The key to making it work, of course, is Rickards ability as a performer. She was the reason why “Olicity” took root with fans in the first place. In fact, she may be the reason the entire Arrowverse works as well as it does. Introduced as a recurring character, she was essential by the end of the first season. She also introduced the world to Barry Allen. So, hopefully, she can make the long-term relationship of Oliver and Felicity something fans want to see last.
Eddie Thawne (Rick Cosnett) was a victim of fate. As established in The Flash pilot, he and Iris began dating while Barry was in his six-month coma. And while Barry was blinded by jealousy after he woke up, the two were actually a very sweet couple. Unlike a traditional romantic obstacle or a “Captain Suitable” type, Eddie was portrayed as a caring, dedicated man with a bit of an edge to him. He also became friendly with Barry — after decking him, of course — and the rest of Team Flash.
Their relationship was strained when he agreed to hide The Flash’s identity from Iris — a recurring theme over the years. Though it pained him to keep Barry’s secret, he eventually concocted a lie to pacify his inquisitive would-be fiancée. Keeping the secret might have impacted their potential marriage if not for the Reverse-Flash revealing the fate of Iris West-Allen to Eddie. Learning the truth, he broke things off with Iris and sacrificed himself to erase the Reverse-Flash, his descendant, from the timestream. And even that sacrifice was somewhat in vain with remnants of the Reverse-Flash lost in time and space.
Talk about a raw deal. Thanks to Cosnett’s performance and the surprisingly even-handed writing of a character who could easily be an antagonist, Eddie deserved better. Maybe his life is better on Earth-19.
Oh, Tommy Merlyn (Colin Donnell). A hangover from Arrow’s initial mix of Smallville and Gossip Girl, he played the spoiled playboy archetype despite attempting to date the socially conscious Laurel Lance (Katie Cassidy). Looking back, all of their scenes together seemed to come from a different, backlit show. Granted, a number of those scenes took place at the Verdant night club. In the midst of this, his father Malcolm Merlyn (John Barrowman) cut off his trust fund, forcing him to grow up a little and move in with Laurel. The two make the best of it for a time, until Tommy realizes Oliver still loved Laurel. Or, at least, that’s the way he perceived things. Time would prove Laurel and Oliver’s love for each other was never quite as romantic as Tommy believed.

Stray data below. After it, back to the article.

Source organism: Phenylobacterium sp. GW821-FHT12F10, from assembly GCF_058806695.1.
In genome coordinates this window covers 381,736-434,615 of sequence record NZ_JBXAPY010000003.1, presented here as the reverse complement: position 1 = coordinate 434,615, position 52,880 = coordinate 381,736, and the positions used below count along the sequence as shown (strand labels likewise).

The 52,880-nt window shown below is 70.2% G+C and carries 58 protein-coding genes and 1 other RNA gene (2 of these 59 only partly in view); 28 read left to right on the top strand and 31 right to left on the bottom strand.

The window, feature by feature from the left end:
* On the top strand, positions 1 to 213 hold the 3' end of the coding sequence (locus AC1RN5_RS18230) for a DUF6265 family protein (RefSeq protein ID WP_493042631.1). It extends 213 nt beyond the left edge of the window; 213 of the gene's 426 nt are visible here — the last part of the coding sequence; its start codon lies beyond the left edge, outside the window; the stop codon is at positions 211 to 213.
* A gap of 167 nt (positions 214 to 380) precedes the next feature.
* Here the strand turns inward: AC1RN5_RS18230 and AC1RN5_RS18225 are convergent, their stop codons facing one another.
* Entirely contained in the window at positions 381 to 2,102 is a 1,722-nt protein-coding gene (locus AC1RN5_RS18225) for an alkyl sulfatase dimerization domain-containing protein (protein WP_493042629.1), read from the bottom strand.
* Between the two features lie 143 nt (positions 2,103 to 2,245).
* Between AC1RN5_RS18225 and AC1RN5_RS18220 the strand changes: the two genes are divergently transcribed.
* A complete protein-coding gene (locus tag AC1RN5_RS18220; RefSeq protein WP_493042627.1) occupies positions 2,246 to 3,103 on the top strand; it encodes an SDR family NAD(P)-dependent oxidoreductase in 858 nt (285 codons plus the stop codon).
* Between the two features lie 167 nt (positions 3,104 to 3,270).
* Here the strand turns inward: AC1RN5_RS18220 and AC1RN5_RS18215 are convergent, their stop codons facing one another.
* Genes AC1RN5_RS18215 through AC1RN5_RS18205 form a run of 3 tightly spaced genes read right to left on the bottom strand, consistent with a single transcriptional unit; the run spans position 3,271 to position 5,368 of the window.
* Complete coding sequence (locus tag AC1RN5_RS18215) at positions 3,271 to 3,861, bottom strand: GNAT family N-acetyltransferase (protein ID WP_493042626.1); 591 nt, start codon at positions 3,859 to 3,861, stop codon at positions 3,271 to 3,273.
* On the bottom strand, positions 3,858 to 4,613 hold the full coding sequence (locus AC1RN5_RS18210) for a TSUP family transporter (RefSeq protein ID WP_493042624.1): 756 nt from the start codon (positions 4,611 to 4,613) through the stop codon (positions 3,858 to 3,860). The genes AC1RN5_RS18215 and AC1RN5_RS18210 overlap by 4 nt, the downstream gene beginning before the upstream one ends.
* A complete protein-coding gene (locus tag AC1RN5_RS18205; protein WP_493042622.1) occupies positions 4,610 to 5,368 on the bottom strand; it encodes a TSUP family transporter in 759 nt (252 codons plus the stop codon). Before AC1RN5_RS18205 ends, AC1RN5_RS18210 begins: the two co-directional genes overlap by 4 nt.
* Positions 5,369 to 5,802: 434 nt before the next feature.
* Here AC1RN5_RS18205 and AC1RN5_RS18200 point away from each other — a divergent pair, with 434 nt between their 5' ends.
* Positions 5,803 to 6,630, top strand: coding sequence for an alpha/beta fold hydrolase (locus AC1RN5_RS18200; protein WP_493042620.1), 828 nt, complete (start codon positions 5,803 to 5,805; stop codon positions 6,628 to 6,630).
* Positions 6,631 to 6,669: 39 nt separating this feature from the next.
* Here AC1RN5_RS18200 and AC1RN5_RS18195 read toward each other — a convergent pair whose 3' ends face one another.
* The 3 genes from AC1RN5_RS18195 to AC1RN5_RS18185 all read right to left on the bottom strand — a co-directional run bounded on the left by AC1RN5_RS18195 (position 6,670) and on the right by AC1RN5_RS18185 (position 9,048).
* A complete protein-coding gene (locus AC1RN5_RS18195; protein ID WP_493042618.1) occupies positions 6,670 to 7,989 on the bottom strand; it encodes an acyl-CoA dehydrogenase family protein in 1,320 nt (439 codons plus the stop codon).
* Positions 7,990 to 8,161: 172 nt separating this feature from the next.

In fact, Oliver and Laurel made for a terrible couple as well.
But perhaps the worst part of the Tommy-Laurel pairing comes after Tommy’s death. For much of the second season, Laurel spent her life in a drunken, despondent stupor and nearly ruined her career. Although the latter had as much to do with the Sebastian Blood (Kevin Alejandro) situation as it did her chemical dependencies.
Laurel eventually recovered, but considering the wobbly writing of both Tommy and Laurel at the time, they easily earn a spot on this short list.
But by a wide margin, the worst of the couples ever presented on the four CW superhero shows has to be Carter Hall (Falk Hentschel) and Kendra Saunders (Ciara Renee): the Hawks of Legends of Tomorrow.
Kendra was introduced as a love interest for The Flash’s Cisco Ramon (Carlos Valdes), but soon learned she was fated to stand beside a be-winged drink of water named Carter Hall. The two had always been together. Well, at least since their first life ended in a battle with Vandal Savage (Casper Crump) over a piece of Nth Metal. Born time and again, the two were fated through a mix of mysticism and science to always find each other and always die at Savage’s hand.
And even lives in which one or the other survived, misery was also their constant companion; as Kendra learned when she encountered an earlier incarnation of herself during a time travel trip to the Old West.
For most of their season on Legends, Carter was dead, killed after an early attempt to end Savage. But other versions of him and flashbacks to previous eras attempted to keep the flame alive. A version of him from Savage’s dark future even joined Kendra in the 21st century! Unfortunately, the writing and performances failed an interesting hook, based on an early 2000s comic book revision of Hawkman. The show attempted to course-correct by bringing Kendra together with Ray Palmer (Brandon Routh), but the relationship could not survive the hand of fate. Kendra and Carter literally flew away at the conclusion of Legends‘s first season to discover what their lives will be like without the threat of Savage.
You’ll note they have never been invited back for crossover events like this week’s “Crisis on Earth-X.” They will likely remain in St. Roch until the end of time.